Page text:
A group of researchers from Calgary University (Canada), consisting of cardiologists, cardiac surgeons, biologists and physicists have published a study in the scientific journal Immunity that could have major repercussions on post-heart attack therapies. After three years of investigations, the researchers have in fact managed to isolate and describe a new class of immune system components, i.e. Gata6+ macrophages (as they have been named), found in the fluid between the heart and its protective membrane, the pericardium. These “new” macrophages, capable of producing abundant amounts of the protein of the same name, Gata6 (also found in other types of “reparative” cells), appeared to play a particularly active role in cardiac damage and trauma, encouraging the regeneration of damaged tissue. On the other hand, they seemed less able to fight infection (the preponderant role played by other types of macrophages).
The researchers discovered that in lab animals that had had a heart attack the Gata6+ macrophages migrated and headed towards the damaged area, where they immediately started to actively promote the repair of the affected tissue. The counter evidence, for the researchers, was given by observing what happened when the heart was deprived of the pericardium and its surrounding fluid: the Gata6+ macrophages no longer appeared, and much more widespread, rigid scarring and fibrotic areas were produced, instead of muscle cells. Up to now studies have only been carried out on animals, but Gata6+ macrophages have also been found in the human heart.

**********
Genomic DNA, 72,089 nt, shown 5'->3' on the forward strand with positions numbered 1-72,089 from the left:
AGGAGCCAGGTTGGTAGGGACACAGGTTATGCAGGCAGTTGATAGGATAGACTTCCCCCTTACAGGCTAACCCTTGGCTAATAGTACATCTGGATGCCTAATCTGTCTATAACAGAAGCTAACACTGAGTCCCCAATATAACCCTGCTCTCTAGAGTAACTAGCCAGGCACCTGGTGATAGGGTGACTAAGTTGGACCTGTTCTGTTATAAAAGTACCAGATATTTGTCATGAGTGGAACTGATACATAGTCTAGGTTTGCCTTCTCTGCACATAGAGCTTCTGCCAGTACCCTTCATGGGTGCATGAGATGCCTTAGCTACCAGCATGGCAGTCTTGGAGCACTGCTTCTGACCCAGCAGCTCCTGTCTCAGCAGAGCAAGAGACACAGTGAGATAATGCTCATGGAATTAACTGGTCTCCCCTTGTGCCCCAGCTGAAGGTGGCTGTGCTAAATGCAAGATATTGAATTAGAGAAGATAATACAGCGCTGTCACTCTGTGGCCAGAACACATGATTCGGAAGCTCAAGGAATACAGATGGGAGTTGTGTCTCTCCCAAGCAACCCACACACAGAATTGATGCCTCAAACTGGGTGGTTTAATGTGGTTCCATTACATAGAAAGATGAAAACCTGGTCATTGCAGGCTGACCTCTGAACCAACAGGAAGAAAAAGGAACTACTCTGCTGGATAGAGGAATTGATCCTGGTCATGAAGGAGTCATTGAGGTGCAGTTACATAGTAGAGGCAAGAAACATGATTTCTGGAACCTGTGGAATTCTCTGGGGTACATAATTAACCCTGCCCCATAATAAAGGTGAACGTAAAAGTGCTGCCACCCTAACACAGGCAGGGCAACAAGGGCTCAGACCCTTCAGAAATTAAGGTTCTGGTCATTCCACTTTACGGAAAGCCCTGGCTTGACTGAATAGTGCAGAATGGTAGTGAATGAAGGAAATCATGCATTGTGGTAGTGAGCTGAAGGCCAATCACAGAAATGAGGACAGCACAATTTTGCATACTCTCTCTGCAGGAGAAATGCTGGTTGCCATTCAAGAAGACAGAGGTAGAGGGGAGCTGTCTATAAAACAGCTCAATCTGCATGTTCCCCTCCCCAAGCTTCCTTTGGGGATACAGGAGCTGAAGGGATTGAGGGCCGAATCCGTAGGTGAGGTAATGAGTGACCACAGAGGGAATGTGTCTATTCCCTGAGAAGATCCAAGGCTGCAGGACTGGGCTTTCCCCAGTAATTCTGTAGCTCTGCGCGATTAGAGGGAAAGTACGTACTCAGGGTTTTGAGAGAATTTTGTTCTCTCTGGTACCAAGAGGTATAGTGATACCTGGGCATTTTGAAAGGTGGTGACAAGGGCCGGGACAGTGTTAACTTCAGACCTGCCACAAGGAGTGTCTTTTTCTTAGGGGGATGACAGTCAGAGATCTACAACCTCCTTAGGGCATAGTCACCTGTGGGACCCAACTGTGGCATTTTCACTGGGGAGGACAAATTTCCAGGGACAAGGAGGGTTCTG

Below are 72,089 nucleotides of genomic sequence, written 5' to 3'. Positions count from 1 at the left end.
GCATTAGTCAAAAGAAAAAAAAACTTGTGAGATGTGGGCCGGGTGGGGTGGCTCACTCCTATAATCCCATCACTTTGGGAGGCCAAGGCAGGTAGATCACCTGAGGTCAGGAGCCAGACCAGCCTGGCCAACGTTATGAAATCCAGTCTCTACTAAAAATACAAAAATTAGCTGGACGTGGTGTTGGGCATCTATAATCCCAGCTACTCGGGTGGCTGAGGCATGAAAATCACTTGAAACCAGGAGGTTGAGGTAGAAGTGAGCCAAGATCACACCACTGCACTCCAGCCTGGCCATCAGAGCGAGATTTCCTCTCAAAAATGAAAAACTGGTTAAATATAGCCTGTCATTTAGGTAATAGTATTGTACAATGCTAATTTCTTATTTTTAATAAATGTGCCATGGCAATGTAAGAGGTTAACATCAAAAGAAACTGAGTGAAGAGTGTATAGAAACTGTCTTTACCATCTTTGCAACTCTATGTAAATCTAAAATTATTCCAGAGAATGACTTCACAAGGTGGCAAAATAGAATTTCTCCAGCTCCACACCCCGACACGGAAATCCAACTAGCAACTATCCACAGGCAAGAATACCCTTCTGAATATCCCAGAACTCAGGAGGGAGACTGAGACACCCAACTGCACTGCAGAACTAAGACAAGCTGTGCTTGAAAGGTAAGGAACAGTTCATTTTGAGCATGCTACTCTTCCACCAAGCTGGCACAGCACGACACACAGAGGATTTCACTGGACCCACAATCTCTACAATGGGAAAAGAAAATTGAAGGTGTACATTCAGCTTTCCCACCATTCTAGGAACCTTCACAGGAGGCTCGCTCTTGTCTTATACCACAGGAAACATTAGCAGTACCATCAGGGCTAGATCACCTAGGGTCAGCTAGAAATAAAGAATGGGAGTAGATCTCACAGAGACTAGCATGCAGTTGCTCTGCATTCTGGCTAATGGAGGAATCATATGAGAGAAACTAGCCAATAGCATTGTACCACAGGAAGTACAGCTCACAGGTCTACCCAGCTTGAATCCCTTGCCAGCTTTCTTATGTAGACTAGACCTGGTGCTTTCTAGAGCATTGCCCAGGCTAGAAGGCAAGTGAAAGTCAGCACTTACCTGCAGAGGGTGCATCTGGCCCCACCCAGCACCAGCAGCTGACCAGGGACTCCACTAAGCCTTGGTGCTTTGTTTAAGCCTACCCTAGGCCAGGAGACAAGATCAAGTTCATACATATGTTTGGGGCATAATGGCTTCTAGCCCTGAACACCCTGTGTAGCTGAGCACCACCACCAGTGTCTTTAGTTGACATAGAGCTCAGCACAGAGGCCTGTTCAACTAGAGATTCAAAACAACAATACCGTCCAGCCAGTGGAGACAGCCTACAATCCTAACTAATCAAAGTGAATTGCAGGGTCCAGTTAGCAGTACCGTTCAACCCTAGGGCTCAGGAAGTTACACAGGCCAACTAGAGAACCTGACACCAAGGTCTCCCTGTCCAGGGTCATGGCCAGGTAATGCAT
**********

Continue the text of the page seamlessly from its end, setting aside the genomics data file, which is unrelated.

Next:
As the researchers explain in Immunity, it has been known for some time that pericardial fluid has very particular characteristics, and that it contains many different cells and substances. However, what it did exactly had never been fully understood. Thanks to advanced technological instruments, and the funding of various charities, the scientists in Calgary were finally able to identify these particular macrophages, which specialize in cell regeneration. When their characteristics are better known, it will also be understood if, and how, this ability can be exploited for therapeutic purposes (also by working alongside, or replacing, stem cells, which for many years have been studied to help patients post-heart attack, but with largely unsatisfactory results up till now). In the meantime, the Canadian researchers say that – in the light of these new studies – it is important to fully investigate the effects of an extremely common practice: the removal of the pericardium during heart surgery, which today is considered normal, but perhaps ought be avoided when possible.